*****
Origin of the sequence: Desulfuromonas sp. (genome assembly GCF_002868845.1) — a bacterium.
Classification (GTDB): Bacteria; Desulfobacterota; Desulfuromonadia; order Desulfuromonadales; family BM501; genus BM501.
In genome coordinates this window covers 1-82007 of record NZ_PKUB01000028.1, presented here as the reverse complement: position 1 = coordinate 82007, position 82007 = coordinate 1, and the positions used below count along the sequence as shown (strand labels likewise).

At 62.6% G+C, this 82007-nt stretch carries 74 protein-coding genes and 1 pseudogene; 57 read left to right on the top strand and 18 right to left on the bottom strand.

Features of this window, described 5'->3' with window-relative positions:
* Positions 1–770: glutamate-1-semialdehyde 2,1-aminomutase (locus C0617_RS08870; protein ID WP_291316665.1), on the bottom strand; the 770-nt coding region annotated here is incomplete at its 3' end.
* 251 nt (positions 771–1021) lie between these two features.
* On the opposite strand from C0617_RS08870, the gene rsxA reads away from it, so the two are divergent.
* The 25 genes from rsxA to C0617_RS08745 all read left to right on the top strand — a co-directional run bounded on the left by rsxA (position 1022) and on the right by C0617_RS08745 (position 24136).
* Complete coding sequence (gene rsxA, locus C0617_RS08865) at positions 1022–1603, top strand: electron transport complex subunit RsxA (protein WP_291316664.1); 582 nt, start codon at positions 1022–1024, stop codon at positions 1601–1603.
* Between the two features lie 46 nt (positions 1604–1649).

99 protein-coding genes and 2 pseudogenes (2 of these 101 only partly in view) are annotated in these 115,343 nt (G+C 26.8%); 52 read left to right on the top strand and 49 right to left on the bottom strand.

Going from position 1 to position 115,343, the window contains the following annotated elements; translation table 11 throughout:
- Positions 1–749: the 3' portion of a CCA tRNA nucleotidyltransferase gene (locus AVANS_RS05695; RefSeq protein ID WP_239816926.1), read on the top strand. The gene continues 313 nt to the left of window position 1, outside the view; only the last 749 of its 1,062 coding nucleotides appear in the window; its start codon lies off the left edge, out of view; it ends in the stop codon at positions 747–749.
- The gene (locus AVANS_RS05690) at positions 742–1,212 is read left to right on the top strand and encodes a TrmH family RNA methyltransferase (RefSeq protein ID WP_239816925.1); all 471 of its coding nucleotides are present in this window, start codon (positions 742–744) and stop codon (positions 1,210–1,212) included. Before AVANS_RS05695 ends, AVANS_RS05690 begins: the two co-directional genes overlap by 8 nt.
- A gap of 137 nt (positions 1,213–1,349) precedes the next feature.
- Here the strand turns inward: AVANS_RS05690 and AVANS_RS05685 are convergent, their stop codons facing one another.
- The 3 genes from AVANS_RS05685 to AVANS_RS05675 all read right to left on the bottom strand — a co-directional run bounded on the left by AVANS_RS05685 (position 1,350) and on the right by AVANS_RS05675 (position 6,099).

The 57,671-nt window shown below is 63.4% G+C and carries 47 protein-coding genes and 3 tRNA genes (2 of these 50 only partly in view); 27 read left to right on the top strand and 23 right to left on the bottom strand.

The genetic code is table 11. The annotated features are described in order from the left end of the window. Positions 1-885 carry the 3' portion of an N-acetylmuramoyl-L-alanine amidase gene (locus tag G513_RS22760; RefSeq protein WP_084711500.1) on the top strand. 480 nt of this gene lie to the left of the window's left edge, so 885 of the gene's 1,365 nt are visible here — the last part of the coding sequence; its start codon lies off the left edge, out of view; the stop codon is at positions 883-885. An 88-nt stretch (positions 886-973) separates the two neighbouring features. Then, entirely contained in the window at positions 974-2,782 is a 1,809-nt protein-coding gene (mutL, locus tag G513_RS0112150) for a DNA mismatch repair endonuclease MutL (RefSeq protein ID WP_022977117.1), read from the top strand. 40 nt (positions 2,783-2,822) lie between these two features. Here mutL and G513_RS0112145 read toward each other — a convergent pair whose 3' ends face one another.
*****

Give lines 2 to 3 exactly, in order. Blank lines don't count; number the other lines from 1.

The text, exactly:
Classification (GTDB): Bacteria; Desulfobacterota; Desulfuromonadia; order Desulfuromonadales; family BM501; genus BM501.
In genome coordinates this window covers 1-82007 of record NZ_PKUB01000028.1, presented here as the reverse complement: position 1 = coordinate 82007, position 82007 = coordinate 1, and the positions used below count along the sequence as shown (strand labels likewise).